Teen Hacker 'Coolio' Gets Fresh Start as Head of Computer Services Company

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Dennis Moran, an 18-year-old high school dropout, earned international notoriety and a nine-month jail sentence last year for his computer-hacking exploits.

He was accused by the FBI of hacking into a computer security firm's Web site and the computer systems of four U.S. military bases. He also hacked into an anti-drug site connected to the Los Angeles Police Department, adding a cartoon of Donald Duck with a hypodermic needle in his arm.

Now Moran, who went by the online name Coolio, runs a computer services company that a mentor helped him set up while in jail. He is chauffeured to jobs on work-release during the day and returned to jail each night. He completes his sentence on Tuesday.

Moran says he is looking forward to building his business, DM Computer Services, into a thriving company.

"I'd love to fly around the country all the time doing independent consulting for large companies," he said. "It's fun going from a lazy, inexperienced kid to a proprietor of a computer business."

Moran was briefly suspected -- but cleared -- of shutting down Web sites belonging to Amazon, Dell, eBay, Yahoo! and CNN by bombarding them with e-mails early last year.

He pleaded guilty in January to three misdemeanor counts of unauthorized access to a computer system. He was sentenced to jail and ordered to pay $5,000 to each of the three victims. The judge also ordered him to work on the county's computer system while in jail.

Moran has shorn the shoulder-length hair he had when he was arrested last year. He has also traded in the baggy jeans and hooded sweatshirt he wore to court hearings last winter for monogrammed dress shirts and chinos on his work-release job.

The new clothes were gifts from an area businessman, Paul Zimmerman, who took Moran under his wing and helped him start the computer company.

Zimmerman was wintering in Florida when he read about Moran. He wrote him a letter and visited him in jail on his next trip to Wolfeboro.

Zimmerman said he was impressed with Moran's attitude.

"I found him to be a most delightful person," Zimmerman said. "He was not angry or vindictive or mad at the system. He was taking his licks in an honorable way."

Every weekday at 8 a.m., Zimmerman picks up Moran at jail. Zimmerman's office must call the jail, which Zimmerman calls "the hotel," when Moran arrives and whenever he goes out on a job. He has to be back by 6 p.m.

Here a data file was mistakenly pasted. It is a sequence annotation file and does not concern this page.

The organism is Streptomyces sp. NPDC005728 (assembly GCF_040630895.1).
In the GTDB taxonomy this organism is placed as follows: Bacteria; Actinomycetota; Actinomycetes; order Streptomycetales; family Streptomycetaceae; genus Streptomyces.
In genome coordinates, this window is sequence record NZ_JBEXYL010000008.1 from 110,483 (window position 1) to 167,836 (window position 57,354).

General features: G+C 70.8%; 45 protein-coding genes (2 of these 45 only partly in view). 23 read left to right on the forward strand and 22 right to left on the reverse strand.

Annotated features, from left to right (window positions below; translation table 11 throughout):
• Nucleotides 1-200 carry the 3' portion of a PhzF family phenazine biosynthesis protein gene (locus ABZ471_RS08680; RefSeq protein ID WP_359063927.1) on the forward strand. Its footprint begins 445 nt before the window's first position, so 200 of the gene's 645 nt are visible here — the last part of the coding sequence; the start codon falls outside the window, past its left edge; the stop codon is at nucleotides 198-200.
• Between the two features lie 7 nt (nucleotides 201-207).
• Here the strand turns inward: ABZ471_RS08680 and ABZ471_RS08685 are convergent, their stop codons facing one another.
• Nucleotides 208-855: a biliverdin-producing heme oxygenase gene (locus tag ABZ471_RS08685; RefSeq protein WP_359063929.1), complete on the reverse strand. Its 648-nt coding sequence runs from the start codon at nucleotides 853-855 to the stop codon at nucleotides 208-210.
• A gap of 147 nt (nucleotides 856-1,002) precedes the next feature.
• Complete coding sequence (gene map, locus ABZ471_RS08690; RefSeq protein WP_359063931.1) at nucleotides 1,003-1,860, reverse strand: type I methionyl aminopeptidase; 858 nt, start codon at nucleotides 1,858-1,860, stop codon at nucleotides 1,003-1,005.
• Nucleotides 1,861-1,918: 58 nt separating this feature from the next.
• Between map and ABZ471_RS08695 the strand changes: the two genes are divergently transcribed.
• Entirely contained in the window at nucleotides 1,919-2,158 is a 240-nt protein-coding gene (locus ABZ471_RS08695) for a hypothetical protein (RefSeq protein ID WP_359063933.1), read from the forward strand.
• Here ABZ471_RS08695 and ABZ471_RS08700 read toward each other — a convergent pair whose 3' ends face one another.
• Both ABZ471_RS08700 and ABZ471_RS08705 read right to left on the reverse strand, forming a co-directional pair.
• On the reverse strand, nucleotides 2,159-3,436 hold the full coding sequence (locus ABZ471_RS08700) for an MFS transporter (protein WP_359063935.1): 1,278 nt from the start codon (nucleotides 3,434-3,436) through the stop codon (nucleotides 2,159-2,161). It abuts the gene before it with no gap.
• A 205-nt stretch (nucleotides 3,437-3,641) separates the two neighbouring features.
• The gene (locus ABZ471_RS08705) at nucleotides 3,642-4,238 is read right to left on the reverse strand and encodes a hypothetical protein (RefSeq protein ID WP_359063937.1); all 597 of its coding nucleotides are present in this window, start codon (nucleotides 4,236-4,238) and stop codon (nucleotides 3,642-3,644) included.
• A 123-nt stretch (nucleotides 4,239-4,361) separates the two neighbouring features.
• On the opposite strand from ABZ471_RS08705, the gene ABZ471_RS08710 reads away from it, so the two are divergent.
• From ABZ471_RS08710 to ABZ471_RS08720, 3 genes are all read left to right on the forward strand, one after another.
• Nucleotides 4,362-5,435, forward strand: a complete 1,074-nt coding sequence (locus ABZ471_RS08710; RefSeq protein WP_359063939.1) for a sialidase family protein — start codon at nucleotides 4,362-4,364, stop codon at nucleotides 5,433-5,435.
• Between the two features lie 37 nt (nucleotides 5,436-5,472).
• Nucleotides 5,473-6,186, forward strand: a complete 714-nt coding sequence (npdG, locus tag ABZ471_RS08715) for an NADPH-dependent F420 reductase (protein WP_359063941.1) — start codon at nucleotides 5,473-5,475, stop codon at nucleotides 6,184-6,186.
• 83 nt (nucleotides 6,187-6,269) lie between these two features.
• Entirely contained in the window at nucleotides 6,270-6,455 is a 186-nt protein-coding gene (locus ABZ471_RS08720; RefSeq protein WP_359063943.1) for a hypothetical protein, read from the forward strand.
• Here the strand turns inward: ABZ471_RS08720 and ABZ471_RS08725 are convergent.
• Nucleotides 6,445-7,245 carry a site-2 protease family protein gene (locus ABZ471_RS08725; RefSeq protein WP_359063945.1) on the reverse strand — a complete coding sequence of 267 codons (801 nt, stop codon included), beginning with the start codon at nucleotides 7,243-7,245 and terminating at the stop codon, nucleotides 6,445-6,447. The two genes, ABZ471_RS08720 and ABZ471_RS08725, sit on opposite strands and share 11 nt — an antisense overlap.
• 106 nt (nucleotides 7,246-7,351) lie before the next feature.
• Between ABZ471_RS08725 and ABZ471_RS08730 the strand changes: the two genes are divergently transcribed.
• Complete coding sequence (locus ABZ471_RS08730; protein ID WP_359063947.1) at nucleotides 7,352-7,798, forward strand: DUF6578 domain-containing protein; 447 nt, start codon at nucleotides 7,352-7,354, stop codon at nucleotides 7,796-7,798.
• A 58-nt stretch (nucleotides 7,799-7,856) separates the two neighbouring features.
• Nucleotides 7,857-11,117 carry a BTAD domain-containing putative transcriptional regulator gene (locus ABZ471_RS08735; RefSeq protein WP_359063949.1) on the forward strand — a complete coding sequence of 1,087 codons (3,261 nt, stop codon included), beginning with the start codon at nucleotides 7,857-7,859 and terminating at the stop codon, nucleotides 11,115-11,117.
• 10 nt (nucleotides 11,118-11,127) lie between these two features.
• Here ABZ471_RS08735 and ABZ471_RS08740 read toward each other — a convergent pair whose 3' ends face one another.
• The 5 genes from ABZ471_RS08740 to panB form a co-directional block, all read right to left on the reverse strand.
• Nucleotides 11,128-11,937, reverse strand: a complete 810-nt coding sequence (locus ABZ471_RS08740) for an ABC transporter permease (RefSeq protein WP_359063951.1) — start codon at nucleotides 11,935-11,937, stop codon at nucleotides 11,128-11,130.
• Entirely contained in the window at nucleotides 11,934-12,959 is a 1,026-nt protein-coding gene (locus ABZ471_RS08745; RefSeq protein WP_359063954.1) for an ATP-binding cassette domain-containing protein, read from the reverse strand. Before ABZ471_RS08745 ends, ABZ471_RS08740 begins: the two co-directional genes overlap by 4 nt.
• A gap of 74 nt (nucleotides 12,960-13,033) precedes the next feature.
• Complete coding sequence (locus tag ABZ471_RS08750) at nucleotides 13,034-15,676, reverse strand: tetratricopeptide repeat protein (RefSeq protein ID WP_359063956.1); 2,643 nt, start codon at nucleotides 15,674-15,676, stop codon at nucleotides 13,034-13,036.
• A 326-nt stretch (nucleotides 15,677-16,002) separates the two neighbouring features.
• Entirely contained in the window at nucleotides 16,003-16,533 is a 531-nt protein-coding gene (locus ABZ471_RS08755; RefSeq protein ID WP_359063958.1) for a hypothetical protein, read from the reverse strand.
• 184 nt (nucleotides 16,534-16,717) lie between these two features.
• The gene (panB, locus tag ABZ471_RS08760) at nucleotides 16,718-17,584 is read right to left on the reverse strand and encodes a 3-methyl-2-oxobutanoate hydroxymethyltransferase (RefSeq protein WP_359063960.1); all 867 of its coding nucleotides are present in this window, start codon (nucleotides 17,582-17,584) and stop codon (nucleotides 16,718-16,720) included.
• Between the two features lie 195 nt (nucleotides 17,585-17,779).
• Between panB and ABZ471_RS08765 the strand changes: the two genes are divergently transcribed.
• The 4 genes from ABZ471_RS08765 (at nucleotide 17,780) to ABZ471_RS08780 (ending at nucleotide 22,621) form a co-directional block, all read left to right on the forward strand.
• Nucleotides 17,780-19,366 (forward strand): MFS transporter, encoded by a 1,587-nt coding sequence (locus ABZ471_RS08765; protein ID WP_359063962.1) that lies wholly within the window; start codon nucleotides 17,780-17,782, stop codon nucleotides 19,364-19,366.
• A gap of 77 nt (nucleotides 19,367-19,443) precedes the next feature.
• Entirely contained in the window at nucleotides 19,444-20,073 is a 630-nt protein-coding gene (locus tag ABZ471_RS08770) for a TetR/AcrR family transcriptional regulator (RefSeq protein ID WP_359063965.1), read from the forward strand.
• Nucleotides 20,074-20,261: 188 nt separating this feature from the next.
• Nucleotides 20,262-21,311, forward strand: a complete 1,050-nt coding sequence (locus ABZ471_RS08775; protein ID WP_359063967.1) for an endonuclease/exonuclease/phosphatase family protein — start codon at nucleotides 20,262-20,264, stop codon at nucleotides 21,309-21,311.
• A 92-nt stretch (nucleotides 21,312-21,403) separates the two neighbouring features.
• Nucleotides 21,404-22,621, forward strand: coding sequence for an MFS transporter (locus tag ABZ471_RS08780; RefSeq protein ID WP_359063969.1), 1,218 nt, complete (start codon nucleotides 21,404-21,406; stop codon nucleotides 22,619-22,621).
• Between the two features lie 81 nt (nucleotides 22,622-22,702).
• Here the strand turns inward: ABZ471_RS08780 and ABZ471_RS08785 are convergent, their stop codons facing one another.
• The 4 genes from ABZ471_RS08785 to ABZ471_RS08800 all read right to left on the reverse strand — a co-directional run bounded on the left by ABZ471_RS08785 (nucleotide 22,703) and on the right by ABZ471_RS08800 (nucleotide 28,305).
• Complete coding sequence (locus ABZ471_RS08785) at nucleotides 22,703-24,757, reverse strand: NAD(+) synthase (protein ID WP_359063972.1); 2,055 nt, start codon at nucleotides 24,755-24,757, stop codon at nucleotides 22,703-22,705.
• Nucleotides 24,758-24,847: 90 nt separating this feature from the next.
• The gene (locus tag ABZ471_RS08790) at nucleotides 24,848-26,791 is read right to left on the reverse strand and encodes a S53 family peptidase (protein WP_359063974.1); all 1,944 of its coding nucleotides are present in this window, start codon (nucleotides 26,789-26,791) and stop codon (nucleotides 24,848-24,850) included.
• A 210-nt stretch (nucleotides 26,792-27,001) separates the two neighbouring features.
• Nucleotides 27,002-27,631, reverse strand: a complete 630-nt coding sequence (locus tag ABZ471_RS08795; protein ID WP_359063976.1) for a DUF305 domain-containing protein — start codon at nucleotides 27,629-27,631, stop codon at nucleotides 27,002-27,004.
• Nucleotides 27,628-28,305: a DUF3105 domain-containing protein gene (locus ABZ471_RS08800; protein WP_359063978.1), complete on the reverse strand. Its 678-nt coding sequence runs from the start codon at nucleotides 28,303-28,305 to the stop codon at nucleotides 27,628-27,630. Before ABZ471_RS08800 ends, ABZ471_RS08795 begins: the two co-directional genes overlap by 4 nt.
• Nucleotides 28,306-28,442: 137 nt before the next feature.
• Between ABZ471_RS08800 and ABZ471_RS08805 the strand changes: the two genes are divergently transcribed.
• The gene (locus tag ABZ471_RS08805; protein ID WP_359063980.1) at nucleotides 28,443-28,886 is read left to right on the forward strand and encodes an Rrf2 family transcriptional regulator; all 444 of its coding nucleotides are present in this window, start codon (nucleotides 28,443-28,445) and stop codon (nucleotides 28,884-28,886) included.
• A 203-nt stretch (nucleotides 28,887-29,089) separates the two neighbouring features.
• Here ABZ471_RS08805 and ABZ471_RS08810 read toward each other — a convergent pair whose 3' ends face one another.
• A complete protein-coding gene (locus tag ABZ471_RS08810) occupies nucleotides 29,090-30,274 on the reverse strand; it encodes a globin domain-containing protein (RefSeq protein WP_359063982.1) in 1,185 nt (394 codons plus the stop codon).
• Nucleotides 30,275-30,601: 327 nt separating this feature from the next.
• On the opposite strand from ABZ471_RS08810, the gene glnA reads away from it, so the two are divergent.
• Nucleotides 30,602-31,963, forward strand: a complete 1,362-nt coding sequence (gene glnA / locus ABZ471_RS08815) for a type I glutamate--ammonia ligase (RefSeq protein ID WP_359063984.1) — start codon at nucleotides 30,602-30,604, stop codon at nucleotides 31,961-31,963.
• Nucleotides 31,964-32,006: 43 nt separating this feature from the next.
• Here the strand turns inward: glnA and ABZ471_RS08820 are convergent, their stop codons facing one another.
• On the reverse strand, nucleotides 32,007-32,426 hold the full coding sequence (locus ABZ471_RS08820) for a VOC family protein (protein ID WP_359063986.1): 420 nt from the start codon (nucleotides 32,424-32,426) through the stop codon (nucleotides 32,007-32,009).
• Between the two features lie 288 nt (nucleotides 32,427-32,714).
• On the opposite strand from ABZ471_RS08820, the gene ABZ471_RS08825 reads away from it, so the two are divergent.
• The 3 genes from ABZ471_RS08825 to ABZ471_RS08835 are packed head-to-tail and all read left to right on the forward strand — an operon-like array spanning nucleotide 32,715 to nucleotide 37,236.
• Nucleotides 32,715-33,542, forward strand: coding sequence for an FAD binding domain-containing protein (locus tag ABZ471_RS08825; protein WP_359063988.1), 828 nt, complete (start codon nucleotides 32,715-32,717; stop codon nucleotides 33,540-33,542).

For $50 an hour, Moran troubleshoots home and business computers, including Zimmerman's office system and those of Zimmerman's tenants and friends.

Zimmerman helped Moran set his rates and advised him to offer free visits to introduce him to clients who might be wary of giving control over their computers to a teenager serving time for computer crimes.

"He's on probation, what's he going to do? We're saying he's FBI-certified," he said.

Zimmerman coaches Moran on everything from proper work dress, to placement of his attache case in a potential client's office -- on a chair, not the desk.

Moran said he hasn't made much money yet, but he's made enough to buy lunch and cigarettes. He has to pay the county $20 a day when he's out on work release.

Moran also is sending some money to his family -- his computer technician father is unemployed.

Tony Campaigne, a stock trader and an old friend of Zimmerman, is having Moran install a wireless network in his home office.

"You see so few people with such creative minds," Campaigne said. "He's obviously brilliant to have done what he did."

Moran said when he gets out of jail, he'll take his family to lunch and plan a party with family and friends in the evening.

Getting a driver's license will be a top priority. He never got around to it before his legal troubles began.

If Zimmerman had not written to him in jail, Moran is not sure what he would have done once he was released from jail.

"I don't know. I really had no plans at all," he said.